If there’s one thing our Content Editor didn’t expect when slouching in front of the TV watching Legally Blonde, it was to discover a new hobby
I was definitely the least sporty person in my school year. I was much more likely to secretly arrange with a friend to bash our heads together at break time so we could escape to the sick room rather than endure an entire hour of PE.
I used to dread sports day just as much as exams. If not more. And the idea of exercising willingly in my own time seemed, well, absurd.
However, to the shock and horror of my loved ones, during my second year of university, I became inspired to give jogging a go. As much as I loved uni, I found it intensely difficult and stressful at times.
One day, while watching Legally Blonde, the words of the iconic Elle Woods spoke to me in a way that got me out of my seat. “Exercise gives you endorphins,” she said. “Endorphins make you happy. Happy people don’t shoot their husbands, they just don’t.”
And it was with those immortal words that I decided to dig out a pair of Converse (yep, the worst footwear to run in), an old baggy t-shirt, a pair of leggings and to give it a go. I probably managed a quarter of a mile on that first run and it hurt like hell.
I definitely caught the running bug during those first few painful outings, though. Uni was tough, but there was something so cathartic about pulling on my trainers – after investing in a half decent pair – sticking my earphones in and just blocking out the noise of everything for 30 minutes while I padded slowly down the cobbled streets of Lancaster.
Fast forward five years and running is like breathing for me now. By that, I don’t mean I’m any good at it. I have asthma so I’m not great at breathing either. I just couldn’t imagine my life without running.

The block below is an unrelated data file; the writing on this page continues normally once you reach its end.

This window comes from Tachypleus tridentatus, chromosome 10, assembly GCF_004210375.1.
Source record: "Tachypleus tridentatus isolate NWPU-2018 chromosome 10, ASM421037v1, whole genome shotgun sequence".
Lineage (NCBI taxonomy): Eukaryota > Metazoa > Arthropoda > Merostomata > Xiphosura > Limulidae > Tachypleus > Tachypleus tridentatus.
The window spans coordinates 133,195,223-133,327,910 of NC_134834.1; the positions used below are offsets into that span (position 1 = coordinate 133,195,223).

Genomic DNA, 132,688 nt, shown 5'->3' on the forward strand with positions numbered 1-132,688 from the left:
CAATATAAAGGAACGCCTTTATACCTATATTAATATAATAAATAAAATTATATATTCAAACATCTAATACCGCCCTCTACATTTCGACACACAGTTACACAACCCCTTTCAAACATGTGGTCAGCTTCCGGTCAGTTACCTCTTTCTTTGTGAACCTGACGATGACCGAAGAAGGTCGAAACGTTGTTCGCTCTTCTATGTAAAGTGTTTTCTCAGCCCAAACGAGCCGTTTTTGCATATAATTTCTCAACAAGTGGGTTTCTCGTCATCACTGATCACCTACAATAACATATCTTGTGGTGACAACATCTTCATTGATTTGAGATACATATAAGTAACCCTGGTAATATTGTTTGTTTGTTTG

One of my biggest achievements to date is running The Great North Run last year. Reading the stories on people’s backs and speaking to people at the starting line, it became immediately clear that I was running among tens of thousands of inspirational stories. None of us were elite athletes and none of us were going to be breaking any world records, but we all had a story to tell and a reason to be there.
I’ve never, ever timed myself and I don’t give a damn about personal bests. Whether it’s a quiet street, a park, river or lake – I just find something so immensely inspirational to be alone, soaking up nature’s beauty all around me. There’s something about being the first one to witness the sun breaking over a lake at the crack of dawn that really helps you see the bigger picture.
Other than remembering to breathe in through my nose and out through my mouth, my biggest challenge is to not keep stopping every time I see a beautiful sight (or attempt to snap while running, which explains how blurry most of my pictures are).
As you’ll see from the below gallery, that’s something I’m definitely not very good at either.